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'A betrayal' : VALS criticise Victorian government's backflip on youth bail laws

Dechlan Brennan -

New legal framework in Victoria has been labelled a betrayal of Aboriginal children by the Victorian Aboriginal Legal Service, with the organisation arguing the Victorian government has broken their promise to reform the state's heavily criticised bail laws.

On Wednesday, the government announced a new trial which allows courts to order young people who've been charged with serious offences to be subject to electronic monitoring as part of their bail conditions.

Attorney-General Jaclyn Symes said the trial will be an "extra tool to ensure that bail conditions are followed".

"Bail compliance is not optional and should be taken extremely seriously," Minister Symes said.

"If a person continues to abuse their bail conditions or commit further crime, it is our expectation that their bail is revoked."

In a statement, the government said: "If non-compliance is detected such as breaching curfew, the electronic monitoring will alert authorities and police will be able to file for bail to be revoked – creating an additional protection for community safety".

The Victorian Aboriginal Legal Service (VALS) said they were only informed on Tuesday evening of the decision.

In a statement, legal organisation said they'd engaged with the government in "good faith" for five years during consultations on both the Bail Amendment Bill and the upcoming Youth Justice Bill.

"Even as recently as late February we were told by the Victorian Government in writing that they were progressing the much-needed bail reforms for children as they were originally proposed in the Bail Amendment Bill," VALS said.

"It was only late last night that we were told that they were going to backflip on the multiple promises they made to Aboriginal communities."

The bail laws were labelled "a complete and unmitigated disaster" that discriminate against Aboriginal people by a coroner in the inquest into the death of Indigenous woman Veronica Nelson.

Her death in a Victorian prison led to the changes, which some argue haven't gone far enough.

VALS chief executive Nerita Waight. (Image: The Wheeler Centre)

Describing the move as "backwards and archaic," VALS said the government had reneged on its promise to remove reverse onus bail provisions for young people, except for those charged with homicide and terrorism offences.

Reverse onus provisions put the onus on an alleged offender - rather than a prosecutor - to prove they deserve bail.

"Decisions like this contributed to the continual over-policing and over-incarceration of Aboriginal children, stealing that future from them and decimating Aboriginal families and communities," VALS said.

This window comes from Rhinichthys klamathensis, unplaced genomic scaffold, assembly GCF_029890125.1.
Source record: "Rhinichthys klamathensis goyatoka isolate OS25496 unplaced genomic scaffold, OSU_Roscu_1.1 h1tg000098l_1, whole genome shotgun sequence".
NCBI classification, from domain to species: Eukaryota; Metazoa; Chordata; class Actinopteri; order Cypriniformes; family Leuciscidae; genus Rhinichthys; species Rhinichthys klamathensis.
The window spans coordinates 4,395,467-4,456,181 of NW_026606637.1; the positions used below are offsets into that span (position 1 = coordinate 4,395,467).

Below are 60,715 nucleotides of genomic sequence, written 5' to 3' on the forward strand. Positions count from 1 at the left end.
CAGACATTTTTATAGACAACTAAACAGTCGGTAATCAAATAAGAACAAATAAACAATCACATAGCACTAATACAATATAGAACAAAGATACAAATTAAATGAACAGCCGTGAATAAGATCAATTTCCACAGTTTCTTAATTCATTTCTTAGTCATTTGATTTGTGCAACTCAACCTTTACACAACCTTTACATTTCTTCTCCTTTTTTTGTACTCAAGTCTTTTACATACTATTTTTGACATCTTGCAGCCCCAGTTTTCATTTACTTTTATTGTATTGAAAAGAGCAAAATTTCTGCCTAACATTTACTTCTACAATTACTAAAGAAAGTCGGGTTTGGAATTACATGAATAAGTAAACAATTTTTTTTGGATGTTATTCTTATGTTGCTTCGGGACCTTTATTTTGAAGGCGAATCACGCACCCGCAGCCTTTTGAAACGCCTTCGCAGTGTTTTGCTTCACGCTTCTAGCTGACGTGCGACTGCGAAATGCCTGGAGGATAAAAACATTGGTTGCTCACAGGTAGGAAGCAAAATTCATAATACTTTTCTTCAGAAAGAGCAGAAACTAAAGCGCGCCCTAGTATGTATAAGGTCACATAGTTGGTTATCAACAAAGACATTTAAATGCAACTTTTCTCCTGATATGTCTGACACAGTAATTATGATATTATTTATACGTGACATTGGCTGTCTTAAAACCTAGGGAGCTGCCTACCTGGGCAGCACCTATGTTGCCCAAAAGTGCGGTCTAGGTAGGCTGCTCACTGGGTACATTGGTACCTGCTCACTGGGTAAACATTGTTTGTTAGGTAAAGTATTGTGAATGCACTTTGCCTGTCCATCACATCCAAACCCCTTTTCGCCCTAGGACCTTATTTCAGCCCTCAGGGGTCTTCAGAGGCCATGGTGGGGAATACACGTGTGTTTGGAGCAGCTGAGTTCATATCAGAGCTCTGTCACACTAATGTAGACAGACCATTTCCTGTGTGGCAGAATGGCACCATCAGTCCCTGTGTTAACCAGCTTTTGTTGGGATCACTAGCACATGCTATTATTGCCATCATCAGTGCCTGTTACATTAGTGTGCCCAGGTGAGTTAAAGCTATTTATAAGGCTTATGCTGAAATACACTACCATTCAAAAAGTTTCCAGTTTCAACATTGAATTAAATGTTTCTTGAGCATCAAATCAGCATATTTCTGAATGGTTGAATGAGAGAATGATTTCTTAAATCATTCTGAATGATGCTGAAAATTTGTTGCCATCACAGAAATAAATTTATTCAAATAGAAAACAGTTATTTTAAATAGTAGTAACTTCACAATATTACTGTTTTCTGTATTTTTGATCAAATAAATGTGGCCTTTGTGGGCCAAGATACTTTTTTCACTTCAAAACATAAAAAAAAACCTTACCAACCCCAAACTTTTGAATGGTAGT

The legal organisation questioned how it could "meaningfully walk down the path of Treaty with a government so willing to walk away from their commitments?"

VALS chief executive, Nerita Waight said Premier Jacinta Allan was developing a "terrible track record" when it came to law reform.

"At every turn, she has picked the meanest and most punitive policy – whether its punitive parole laws or electronic monitoring, the Premier seems intent on making Victoria a penal colony once again," Ms Waight said.

"This decision will impact on the great work Aboriginal Communities have been doing to stem the tide of over-policing and over-incarceration of their youth."

Ms Waight, who is also a member of the First Peoples' Assembly, said electronic monitoring was a failed idea that only the "most desperate politicians cling to".

"This is a betrayal of the promises they have made under the Aboriginal Justice Agreement and the National Agreement for Closing the Gap. It is a senseless decision," she said.

"Instead of giving Aboriginal people a voice to parliament, Jacinta Allan has sent us a message from Parliament, and that message is that abused and traumatised children are expendable.

Victorian Greens justice spokesperson, Katherine Copsey, asked if the police were writing justice policy in the state.

"The Greens have been pushing for humane justice policy for years to reduce the over-incarceration of First Nations people, including raising the age of criminal responsibility to at least 14," Ms Copsey said.

"Yet at every turn Labor seems to cave to conservative pressure, and implement harsh law-and-order policies that disproportionately impact First Nations communities."

The Victorian government has rubbished claims it is looking to abandon raising the age of criminal responsibility, in the wake of criticism from the opposition and police union concerning youth crime.

Currently the age is set to be raised to 12 years-of-age by mid-2025, and 14 by the end of 2027.


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